The above issues are already good reasons to use the property. But I think the main issue is: the property may contain additional code. This can be a simple logging, a data validation or even some logic like informing other program parts about the changed value. If the field is used directly, the additional code of the property is not executed which may result in unpredictable issues.

Some will argue against the property usage because a method call is much slower than a direct access of a field. This sounds true in the first moment. But if the property just sets or gets the field, the compiler will create an performant inline method.

Therefore in summary, within you class you should always use properties and you should not change fields directly.

 

Do not use var

Of course the “var” keyword is mandatory in some situations, for example if you want to declare an anonymous class. But in other cases where “var” is optional you can decide whether to use the concrete type or to use “var”.

I think there is only one situation where “var” will help to create more readable code: If you define a type with a complex type name and additional create the according object instance in the same line of code. For example the declaration and initialization of a dictionary may be written by using “var”:

var dict = new Dictionary();

If the complex type is returned by a method, you should not use “var” because in this case the developer cannot see the type of the variable. So for the above example the code will be look like:

Dictionary dict = CreateDictionary();

In summary the common advice is: do not use “var”. The only exception is, in case you create and initialize a complex type.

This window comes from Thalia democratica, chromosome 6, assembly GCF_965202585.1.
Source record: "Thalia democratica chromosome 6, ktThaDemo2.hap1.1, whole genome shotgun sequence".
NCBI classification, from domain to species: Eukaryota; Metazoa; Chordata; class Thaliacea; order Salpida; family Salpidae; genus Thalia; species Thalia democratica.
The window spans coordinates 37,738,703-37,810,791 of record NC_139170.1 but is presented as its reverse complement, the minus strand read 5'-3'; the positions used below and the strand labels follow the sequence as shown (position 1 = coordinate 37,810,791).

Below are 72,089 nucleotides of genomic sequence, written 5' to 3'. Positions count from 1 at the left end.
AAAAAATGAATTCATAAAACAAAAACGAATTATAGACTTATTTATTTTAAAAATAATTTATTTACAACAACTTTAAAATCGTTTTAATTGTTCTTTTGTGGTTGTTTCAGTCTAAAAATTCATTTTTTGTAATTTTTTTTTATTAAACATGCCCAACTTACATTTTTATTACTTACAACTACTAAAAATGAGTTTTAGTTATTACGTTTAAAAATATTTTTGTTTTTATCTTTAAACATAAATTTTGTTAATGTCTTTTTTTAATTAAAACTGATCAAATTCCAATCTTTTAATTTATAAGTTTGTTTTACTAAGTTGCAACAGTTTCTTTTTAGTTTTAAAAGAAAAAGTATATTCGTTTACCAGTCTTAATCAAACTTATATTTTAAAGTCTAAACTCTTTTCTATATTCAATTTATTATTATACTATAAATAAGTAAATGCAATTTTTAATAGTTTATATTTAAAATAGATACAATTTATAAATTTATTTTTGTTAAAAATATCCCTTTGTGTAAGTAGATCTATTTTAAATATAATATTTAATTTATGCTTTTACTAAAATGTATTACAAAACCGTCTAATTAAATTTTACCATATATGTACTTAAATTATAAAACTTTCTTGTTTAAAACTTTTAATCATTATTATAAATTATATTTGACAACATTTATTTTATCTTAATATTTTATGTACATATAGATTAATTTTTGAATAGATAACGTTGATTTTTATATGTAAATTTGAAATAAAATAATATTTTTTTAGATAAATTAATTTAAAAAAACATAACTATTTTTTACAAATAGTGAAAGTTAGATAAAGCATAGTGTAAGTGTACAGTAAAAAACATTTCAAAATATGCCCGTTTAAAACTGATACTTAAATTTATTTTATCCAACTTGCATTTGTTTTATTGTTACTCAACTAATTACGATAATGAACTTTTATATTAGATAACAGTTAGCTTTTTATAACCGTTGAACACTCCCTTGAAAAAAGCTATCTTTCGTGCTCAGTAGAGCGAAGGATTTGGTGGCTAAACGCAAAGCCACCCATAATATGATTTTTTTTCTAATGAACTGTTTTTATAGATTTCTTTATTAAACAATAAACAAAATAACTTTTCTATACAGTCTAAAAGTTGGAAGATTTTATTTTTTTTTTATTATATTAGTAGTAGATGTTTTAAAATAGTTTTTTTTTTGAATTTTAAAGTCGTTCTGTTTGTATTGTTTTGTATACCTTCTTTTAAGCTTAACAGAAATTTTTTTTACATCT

Reuse objects in loops

In .NET the garbage collector is responsible to find unused objects and free and clean up the memory. Therefore as software developer you can create object and don’t have to think about memory usage and execution speed of your code. But if you create a lot of not needed objects you may slow down your application as the garbage collector needs a lot time to do his job.

A common mistake is the repeated creation of objects within loops. Often these objects are needed only for a short period of time to do some task within the actual loop iteration. In such cases you can create one object outside of the loop and use the same object within the iterations of the loop. Maybe your object can provide a reset function to create an initial status or you have a function to set the properties for the initial status.

In summary, even if you normally don’t have to think about object lifetimes and memory management, you may help the garbage collector a little bit if you do not create not needed object. So, reuse objects in loops may be a first but important step.

 

Unregister events

A common mistake in C# is the lax use of events. As C# developers normally don’t have to think about garbage collection they will forget to unregister events. These hanging references to objects will prevent the garbage collector to delete these objects and free the reserved memory. Therefore you should always unregister events. In best case the event is unregistered if it is no longer needed, or in standard case it should be unregistered in the dispose function.